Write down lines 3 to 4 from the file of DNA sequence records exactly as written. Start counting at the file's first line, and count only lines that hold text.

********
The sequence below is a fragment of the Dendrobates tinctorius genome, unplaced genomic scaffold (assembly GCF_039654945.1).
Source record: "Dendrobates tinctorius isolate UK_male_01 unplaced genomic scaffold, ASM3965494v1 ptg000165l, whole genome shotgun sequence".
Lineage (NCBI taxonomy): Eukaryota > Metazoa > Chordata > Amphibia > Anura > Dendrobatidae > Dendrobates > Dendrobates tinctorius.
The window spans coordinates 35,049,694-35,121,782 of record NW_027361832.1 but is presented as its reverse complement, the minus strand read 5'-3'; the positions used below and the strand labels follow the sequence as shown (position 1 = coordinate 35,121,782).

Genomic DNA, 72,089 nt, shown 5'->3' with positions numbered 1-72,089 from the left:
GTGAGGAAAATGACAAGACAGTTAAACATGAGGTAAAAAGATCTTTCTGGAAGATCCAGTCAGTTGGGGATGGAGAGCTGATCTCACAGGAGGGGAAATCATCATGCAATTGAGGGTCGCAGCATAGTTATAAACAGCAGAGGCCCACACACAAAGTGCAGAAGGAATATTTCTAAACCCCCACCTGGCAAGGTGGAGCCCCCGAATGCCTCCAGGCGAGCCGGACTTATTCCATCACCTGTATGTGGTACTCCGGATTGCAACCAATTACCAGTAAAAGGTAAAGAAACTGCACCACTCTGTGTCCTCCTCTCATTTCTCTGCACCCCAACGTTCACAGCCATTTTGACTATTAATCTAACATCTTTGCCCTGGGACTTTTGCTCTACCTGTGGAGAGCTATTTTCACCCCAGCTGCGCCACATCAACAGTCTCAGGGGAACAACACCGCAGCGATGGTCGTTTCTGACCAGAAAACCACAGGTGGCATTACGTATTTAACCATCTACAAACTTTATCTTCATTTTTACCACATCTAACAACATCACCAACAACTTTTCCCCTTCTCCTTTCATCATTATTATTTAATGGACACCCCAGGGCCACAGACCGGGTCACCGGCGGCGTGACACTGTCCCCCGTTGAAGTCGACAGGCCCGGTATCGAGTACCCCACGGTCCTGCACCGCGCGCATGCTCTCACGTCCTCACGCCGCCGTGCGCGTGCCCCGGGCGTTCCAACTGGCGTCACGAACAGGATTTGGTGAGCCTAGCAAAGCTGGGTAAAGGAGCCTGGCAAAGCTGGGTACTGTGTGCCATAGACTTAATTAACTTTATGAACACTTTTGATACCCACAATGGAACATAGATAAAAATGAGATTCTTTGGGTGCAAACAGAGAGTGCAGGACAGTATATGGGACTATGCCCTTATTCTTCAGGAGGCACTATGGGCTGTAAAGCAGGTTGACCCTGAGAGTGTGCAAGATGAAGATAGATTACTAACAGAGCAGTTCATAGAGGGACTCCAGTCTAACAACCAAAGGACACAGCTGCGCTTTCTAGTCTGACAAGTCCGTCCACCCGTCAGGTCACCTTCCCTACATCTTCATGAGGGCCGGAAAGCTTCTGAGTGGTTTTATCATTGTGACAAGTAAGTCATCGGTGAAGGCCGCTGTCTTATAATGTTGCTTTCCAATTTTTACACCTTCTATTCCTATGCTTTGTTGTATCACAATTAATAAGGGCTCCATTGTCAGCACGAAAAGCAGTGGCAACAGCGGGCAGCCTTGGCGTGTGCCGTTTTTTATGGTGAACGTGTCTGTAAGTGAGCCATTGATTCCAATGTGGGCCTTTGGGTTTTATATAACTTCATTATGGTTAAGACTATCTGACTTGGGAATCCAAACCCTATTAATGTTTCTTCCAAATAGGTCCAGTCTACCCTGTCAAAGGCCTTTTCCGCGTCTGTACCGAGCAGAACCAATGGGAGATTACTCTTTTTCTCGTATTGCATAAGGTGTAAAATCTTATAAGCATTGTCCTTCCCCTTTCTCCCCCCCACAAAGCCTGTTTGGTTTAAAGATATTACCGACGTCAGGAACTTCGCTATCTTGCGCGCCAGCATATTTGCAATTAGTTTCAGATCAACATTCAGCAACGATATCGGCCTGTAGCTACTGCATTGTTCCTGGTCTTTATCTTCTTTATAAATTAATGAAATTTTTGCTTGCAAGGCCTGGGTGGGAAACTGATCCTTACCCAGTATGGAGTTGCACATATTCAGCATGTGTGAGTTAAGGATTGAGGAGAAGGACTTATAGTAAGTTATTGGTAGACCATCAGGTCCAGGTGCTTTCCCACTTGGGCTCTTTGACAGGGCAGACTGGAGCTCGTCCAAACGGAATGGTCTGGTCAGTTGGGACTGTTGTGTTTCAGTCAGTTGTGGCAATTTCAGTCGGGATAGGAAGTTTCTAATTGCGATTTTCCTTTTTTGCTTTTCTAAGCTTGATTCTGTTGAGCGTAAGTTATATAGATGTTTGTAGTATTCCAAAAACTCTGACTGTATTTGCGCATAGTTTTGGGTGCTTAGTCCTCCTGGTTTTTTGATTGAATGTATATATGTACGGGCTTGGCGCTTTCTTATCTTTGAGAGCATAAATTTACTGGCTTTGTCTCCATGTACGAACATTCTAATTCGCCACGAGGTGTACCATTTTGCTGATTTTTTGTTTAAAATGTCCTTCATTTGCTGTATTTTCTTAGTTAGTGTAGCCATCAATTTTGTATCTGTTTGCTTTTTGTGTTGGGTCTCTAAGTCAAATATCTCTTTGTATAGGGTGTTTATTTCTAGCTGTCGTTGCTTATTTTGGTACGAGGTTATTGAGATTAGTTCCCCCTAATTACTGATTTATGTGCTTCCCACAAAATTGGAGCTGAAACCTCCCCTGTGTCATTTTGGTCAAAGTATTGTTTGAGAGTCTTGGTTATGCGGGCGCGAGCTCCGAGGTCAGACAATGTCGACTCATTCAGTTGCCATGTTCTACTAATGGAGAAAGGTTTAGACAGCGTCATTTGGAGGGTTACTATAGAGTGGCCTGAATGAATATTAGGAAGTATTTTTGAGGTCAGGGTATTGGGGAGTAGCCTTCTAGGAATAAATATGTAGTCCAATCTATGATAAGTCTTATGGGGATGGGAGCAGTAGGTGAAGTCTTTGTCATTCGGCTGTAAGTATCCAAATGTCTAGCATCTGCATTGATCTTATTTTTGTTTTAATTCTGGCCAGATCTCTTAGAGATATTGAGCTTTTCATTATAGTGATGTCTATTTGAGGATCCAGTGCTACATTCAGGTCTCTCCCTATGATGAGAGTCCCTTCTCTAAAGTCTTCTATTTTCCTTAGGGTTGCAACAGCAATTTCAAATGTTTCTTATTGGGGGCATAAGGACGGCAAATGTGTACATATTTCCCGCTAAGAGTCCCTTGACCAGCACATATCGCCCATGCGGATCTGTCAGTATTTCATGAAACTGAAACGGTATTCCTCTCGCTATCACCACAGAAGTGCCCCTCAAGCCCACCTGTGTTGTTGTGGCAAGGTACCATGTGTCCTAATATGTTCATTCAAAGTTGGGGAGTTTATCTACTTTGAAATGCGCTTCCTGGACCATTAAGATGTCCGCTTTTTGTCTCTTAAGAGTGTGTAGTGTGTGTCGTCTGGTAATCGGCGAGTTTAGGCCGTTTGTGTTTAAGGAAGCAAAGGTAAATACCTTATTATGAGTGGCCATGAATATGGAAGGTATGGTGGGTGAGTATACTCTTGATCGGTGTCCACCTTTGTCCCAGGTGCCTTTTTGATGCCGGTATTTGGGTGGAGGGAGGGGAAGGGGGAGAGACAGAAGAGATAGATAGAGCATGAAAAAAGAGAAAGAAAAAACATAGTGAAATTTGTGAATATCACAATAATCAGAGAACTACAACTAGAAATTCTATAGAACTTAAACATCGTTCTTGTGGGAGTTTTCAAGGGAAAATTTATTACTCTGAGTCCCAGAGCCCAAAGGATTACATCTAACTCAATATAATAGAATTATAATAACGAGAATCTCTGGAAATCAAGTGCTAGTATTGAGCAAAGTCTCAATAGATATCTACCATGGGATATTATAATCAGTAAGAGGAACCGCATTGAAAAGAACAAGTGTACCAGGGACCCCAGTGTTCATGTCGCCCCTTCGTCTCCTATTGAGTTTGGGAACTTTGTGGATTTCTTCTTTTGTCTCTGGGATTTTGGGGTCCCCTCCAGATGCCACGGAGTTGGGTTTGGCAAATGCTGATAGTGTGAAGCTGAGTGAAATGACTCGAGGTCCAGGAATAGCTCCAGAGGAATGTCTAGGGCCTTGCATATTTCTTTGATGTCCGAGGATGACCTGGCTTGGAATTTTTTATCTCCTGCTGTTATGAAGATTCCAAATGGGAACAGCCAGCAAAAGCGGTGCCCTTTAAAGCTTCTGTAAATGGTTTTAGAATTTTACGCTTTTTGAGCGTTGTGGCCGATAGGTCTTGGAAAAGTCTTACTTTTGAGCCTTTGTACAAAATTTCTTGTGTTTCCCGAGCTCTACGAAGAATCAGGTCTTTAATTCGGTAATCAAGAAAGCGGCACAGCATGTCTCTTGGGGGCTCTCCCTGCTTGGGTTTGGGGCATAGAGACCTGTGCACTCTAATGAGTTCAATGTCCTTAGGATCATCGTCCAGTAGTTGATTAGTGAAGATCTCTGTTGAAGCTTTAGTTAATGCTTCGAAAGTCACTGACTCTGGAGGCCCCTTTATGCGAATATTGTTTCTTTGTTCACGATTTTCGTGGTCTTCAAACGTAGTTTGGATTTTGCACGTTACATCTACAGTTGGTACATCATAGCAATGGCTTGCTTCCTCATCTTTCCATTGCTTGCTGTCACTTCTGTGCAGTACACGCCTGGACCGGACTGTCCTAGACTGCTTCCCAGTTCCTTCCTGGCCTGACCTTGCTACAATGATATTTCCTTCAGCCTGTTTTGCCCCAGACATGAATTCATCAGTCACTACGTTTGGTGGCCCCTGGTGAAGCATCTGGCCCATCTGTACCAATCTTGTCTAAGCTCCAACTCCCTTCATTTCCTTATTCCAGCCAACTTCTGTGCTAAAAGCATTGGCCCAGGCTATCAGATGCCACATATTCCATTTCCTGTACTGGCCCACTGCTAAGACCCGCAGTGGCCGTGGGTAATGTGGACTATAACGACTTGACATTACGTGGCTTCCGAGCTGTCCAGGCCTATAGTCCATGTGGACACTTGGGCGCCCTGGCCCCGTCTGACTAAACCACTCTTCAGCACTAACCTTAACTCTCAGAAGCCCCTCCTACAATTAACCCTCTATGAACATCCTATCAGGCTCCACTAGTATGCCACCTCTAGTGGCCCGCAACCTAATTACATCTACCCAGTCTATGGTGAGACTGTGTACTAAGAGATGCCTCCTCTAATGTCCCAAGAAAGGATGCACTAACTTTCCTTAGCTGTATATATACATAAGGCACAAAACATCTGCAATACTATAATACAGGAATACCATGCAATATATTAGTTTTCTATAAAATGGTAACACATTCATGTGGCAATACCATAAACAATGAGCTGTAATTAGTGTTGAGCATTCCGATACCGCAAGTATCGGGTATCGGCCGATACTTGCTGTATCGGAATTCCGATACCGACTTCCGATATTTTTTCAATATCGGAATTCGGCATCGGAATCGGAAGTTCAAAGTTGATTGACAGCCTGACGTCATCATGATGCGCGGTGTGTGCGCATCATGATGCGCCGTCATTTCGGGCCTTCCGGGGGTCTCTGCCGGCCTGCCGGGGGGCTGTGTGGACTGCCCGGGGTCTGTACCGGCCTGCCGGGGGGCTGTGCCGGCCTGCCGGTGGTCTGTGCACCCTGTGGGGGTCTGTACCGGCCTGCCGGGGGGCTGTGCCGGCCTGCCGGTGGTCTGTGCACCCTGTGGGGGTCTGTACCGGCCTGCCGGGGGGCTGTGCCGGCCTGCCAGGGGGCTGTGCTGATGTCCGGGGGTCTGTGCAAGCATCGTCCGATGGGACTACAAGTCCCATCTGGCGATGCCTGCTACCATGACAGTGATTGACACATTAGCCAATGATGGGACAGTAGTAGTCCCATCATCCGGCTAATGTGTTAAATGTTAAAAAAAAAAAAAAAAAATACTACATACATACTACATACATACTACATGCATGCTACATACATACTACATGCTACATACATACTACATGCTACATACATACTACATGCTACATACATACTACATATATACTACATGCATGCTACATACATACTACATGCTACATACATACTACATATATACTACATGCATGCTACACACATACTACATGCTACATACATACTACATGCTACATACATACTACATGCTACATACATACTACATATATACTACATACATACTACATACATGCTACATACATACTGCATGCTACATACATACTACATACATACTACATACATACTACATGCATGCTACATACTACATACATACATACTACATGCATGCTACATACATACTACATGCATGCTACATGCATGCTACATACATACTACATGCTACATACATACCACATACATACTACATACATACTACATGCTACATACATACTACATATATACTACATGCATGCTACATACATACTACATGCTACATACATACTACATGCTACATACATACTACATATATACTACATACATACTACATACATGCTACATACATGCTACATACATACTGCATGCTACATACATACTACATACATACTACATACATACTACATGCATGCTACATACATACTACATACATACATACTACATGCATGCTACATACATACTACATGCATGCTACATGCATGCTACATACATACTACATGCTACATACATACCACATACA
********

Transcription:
Lineage (NCBI taxonomy): Eukaryota > Metazoa > Chordata > Amphibia > Anura > Dendrobatidae > Dendrobates > Dendrobates tinctorius.
The window spans coordinates 35,049,694-35,121,782 of record NW_027361832.1 but is presented as its reverse complement, the minus strand read 5'-3'; the positions used below and the strand labels follow the sequence as shown (position 1 = coordinate 35,121,782).